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PHOTOGRAPHS THAT HAVE MADE HISTORY

From the first wildlife photo to the deepest dive, we take a look at photographs that have pushed the boundaries of storytelling

third attempt to reach the North Pole

Admiral Robert E. Peary searches the horizon for land during his third attempt to reach the North Pole in 1909. The successful trip made Peary the first person to reach the region.

 Admiral Robert PHOTOGRAPH BY ROBERT E. PEARY, NATIONAL GEOGRAPHIC CREATIVE

photographer Anand Varma slowed down the dizzingly

Using a high-speed, high-resolution camera, photographer Anand Varma slowed down the dizzingly fast movements of the hummingbird to reveal stunning details, such as their forked tongues

PHOTOGRAPH BY ANAND VARMA, SOURCE: ALEJANDRO RICO-GUEVARA, UC BERKELEY

first transgender person

Avery Jackson, a nine-year-old girl from Kansas City, was the first transgender person to appear on the cover of National Geographic in January 2017.

PHOTOGRAPH BY ROBIN HAMMOND, NATIONAL GEOGRAPHIC

auto and tripped by an animal

A camera trap snapped this picture of a tiger cooling off in a watering hole in Bandhavgarh National Park, India. Consisting of an unmanned camera set on auto and tripped by an animal crossing an infrared beam, camera traps allow wildlife experts and photographers to track numbers of endangered species and get pictures of elusive animals at close range.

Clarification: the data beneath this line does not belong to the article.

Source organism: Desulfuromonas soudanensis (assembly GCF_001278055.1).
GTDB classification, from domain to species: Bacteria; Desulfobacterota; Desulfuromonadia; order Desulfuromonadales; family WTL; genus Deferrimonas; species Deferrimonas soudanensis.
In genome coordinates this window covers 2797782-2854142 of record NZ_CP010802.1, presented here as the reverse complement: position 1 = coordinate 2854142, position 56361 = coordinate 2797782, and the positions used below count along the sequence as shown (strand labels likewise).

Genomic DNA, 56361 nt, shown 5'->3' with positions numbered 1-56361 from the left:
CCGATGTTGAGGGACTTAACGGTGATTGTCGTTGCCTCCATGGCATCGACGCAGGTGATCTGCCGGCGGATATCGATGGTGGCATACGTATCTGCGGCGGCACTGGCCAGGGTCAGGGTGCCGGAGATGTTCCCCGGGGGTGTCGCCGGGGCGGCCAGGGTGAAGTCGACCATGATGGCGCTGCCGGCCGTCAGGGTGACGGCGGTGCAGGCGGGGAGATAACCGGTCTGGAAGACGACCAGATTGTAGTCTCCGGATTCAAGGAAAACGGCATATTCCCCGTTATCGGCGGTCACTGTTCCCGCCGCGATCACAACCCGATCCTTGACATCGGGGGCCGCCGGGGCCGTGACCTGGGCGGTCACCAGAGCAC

PHOTOGRAPH BY MICHAEL NICHOLS, NATIONAL GEOGRAPHIC CREATIVE

first ever wildlife photographs

The July 1906 issue of National Geographic featured its first ever wildlife photographs. Editor Gil Grosvenor printed 74 photos snapped by U.S. Representative and early conservationist George Shiras, beginning a long tradition of featuring wildlife photos in the magazine

PHOTOGRAPH BY GEORGE SHIRAS, NATIONAL GEOGRAPHIC CREATIVE

10-foot-thick ice

In 2015, photographer Laurent Ballesta joined a small team for a 36-day excursion on the Adélie Coast of East Antarctica. The trek took place as ice began to break up, allowing Ballesta and his team to break through 10-foot-thick ice and dive down as deep as 230 feet—the deepest dive ever under Antarctica.

PHOTOGRAPH BY LAURENT BALLESTA, NATIONAL GEOGRAPHIC

the Best," the first autochrome series published

Modern dance pioneers Ted Shawn and Ruth St. Denis perform in costume as part of "Land of the Best," the first autochrome series published in the magazine in 1916.

PHOTOGRAPH BY FRANKLIN PRICE KNOTT, NATIONAL GEOGRAPHIC CREATIVE

first official female writer

Pioneering journalist Eliza Scidmore was the magazine's first official female writer, photographer, and board member. In the 1890s, the organization that is now the Smithsonian Institution gave Scidmore a Kodak camera to document her travels across India, Japan, China, and the Indonesian island of Java.

PHOTOGRAPH BY ELIZA R. SCIDMORE, NATIONAL GEOGRAPHIC CREATIVE

underwater photography

Underwater color photography was born with this shot of a hogfish, photographed off the Florida Keys in the Gulf of Mexico by Dr. William Longley and National Geographic staff photographer Charles Martin in 1926. Equipped with cameras encased in waterproof housing and pounds of highly explosive magnesium flash powder for underwater illumination, the pair pioneered underwater photography.

PHOTOGRAPH BY CHARLES MARTIN & W.H. LONGLEY, NATIONAL GEOGRAPHIC CREATIVE

References : https://www.nationalgeographic.com

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